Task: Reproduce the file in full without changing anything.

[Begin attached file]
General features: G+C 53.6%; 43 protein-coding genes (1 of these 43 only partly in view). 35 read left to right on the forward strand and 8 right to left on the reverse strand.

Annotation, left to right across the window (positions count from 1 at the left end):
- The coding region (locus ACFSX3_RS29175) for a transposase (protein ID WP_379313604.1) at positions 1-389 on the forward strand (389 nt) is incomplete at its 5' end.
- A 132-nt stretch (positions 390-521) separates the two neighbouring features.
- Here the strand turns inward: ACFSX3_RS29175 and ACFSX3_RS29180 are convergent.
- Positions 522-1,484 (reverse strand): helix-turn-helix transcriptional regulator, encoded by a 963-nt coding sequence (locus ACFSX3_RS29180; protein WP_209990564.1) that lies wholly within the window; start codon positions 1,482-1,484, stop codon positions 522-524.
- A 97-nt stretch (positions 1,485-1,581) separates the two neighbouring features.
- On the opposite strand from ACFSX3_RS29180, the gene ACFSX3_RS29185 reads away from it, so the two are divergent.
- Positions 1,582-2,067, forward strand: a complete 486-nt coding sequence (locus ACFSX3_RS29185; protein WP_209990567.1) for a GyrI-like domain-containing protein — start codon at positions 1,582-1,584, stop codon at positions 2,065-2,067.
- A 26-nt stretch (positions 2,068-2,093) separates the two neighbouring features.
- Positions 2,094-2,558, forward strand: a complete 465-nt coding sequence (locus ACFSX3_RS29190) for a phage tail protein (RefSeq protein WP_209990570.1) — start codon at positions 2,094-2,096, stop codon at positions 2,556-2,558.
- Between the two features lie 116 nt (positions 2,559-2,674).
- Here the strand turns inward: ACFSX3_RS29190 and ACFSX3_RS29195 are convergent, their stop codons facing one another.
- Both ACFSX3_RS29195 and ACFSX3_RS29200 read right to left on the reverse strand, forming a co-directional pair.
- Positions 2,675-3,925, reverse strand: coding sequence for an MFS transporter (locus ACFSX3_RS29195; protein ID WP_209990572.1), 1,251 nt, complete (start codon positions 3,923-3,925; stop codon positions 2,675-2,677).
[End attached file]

General features: G+C 53.6%; 43 protein-coding genes (1 of these 43 only partly in view). 35 read left to right on the forward strand and 8 right to left on the reverse strand.

Annotation, left to right across the window (positions count from 1 at the left end):
- The coding region (locus ACFSX3_RS29175) for a transposase (protein ID WP_379313604.1) at positions 1-389 on the forward strand (389 nt) is incomplete at its 5' end.
- A 132-nt stretch (positions 390-521) separates the two neighbouring features.
- Here the strand turns inward: ACFSX3_RS29175 and ACFSX3_RS29180 are convergent.
- Positions 522-1,484 (reverse strand): helix-turn-helix transcriptional regulator, encoded by a 963-nt coding sequence (locus ACFSX3_RS29180; protein WP_209990564.1) that lies wholly within the window; start codon positions 1,482-1,484, stop codon positions 522-524.
- A 97-nt stretch (positions 1,485-1,581) separates the two neighbouring features.
- On the opposite strand from ACFSX3_RS29180, the gene ACFSX3_RS29185 reads away from it, so the two are divergent.
- Positions 1,582-2,067, forward strand: a complete 486-nt coding sequence (locus ACFSX3_RS29185; protein WP_209990567.1) for a GyrI-like domain-containing protein — start codon at positions 1,582-1,584, stop codon at positions 2,065-2,067.
- A 26-nt stretch (positions 2,068-2,093) separates the two neighbouring features.
- Positions 2,094-2,558, forward strand: a complete 465-nt coding sequence (locus ACFSX3_RS29190) for a phage tail protein (RefSeq protein WP_209990570.1) — start codon at positions 2,094-2,096, stop codon at positions 2,556-2,558.
- Between the two features lie 116 nt (positions 2,559-2,674).
- Here the strand turns inward: ACFSX3_RS29190 and ACFSX3_RS29195 are convergent, their stop codons facing one another.
- Both ACFSX3_RS29195 and ACFSX3_RS29200 read right to left on the reverse strand, forming a co-directional pair.
- Positions 2,675-3,925, reverse strand: coding sequence for an MFS transporter (locus ACFSX3_RS29195; protein ID WP_209990572.1), 1,251 nt, complete (start codon positions 3,923-3,925; stop codon positions 2,675-2,677).